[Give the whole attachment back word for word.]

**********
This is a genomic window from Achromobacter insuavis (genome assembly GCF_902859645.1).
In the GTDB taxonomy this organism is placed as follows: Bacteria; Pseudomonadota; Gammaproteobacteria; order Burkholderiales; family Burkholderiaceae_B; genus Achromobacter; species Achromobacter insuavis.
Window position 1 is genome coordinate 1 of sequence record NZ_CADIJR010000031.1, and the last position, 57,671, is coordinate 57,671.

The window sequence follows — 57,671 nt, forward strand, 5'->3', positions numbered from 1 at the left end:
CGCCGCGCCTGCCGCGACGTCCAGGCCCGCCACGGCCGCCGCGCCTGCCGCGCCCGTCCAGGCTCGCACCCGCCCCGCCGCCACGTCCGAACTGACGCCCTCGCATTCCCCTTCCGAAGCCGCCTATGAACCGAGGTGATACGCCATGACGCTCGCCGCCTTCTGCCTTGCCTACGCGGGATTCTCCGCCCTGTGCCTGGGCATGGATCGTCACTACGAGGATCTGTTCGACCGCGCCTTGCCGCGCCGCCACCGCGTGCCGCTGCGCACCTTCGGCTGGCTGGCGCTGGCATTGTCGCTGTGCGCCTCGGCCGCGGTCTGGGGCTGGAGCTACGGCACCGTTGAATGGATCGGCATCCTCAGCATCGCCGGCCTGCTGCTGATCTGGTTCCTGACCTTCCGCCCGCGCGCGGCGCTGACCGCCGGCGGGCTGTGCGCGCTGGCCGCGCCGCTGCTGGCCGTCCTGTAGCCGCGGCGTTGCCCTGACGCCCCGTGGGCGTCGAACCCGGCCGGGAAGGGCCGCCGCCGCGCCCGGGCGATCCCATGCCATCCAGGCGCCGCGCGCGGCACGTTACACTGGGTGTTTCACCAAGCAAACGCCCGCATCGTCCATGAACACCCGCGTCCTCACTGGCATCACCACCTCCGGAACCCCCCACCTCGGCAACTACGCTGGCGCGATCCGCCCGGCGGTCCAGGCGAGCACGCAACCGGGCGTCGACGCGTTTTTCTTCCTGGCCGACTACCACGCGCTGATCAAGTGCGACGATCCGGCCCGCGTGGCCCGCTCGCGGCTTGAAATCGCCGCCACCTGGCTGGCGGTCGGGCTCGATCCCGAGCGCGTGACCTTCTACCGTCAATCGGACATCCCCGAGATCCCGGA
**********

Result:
This is a genomic window from Achromobacter insuavis (genome assembly GCF_902859645.1).
In the GTDB taxonomy this organism is placed as follows: Bacteria; Pseudomonadota; Gammaproteobacteria; order Burkholderiales; family Burkholderiaceae_B; genus Achromobacter; species Achromobacter insuavis.
Window position 1 is genome coordinate 1 of sequence record NZ_CADIJR010000031.1, and the last position, 57,671, is coordinate 57,671.

The window sequence follows — 57,671 nt, forward strand, 5'->3', positions numbered from 1 at the left end:
CGCCGCGCCTGCCGCGACGTCCAGGCCCGCCACGGCCGCCGCGCCTGCCGCGCCCGTCCAGGCTCGCACCCGCCCCGCCGCCACGTCCGAACTGACGCCCTCGCATTCCCCTTCCGAAGCCGCCTATGAACCGAGGTGATACGCCATGACGCTCGCCGCCTTCTGCCTTGCCTACGCGGGATTCTCCGCCCTGTGCCTGGGCATGGATCGTCACTACGAGGATCTGTTCGACCGCGCCTTGCCGCGCCGCCACCGCGTGCCGCTGCGCACCTTCGGCTGGCTGGCGCTGGCATTGTCGCTGTGCGCCTCGGCCGCGGTCTGGGGCTGGAGCTACGGCACCGTTGAATGGATCGGCATCCTCAGCATCGCCGGCCTGCTGCTGATCTGGTTCCTGACCTTCCGCCCGCGCGCGGCGCTGACCGCCGGCGGGCTGTGCGCGCTGGCCGCGCCGCTGCTGGCCGTCCTGTAGCCGCGGCGTTGCCCTGACGCCCCGTGGGCGTCGAACCCGGCCGGGAAGGGCCGCCGCCGCGCCCGGGCGATCCCATGCCATCCAGGCGCCGCGCGCGGCACGTTACACTGGGTGTTTCACCAAGCAAACGCCCGCATCGTCCATGAACACCCGCGTCCTCACTGGCATCACCACCTCCGGAACCCCCCACCTCGGCAACTACGCTGGCGCGATCCGCCCGGCGGTCCAGGCGAGCACGCAACCGGGCGTCGACGCGTTTTTCTTCCTGGCCGACTACCACGCGCTGATCAAGTGCGACGATCCGGCCCGCGTGGCCCGCTCGCGGCTTGAAATCGCCGCCACCTGGCTGGCGGTCGGGCTCGATCCCGAGCGCGTGACCTTCTACCGTCAATCGGACATCCCCGAGATCCCGGA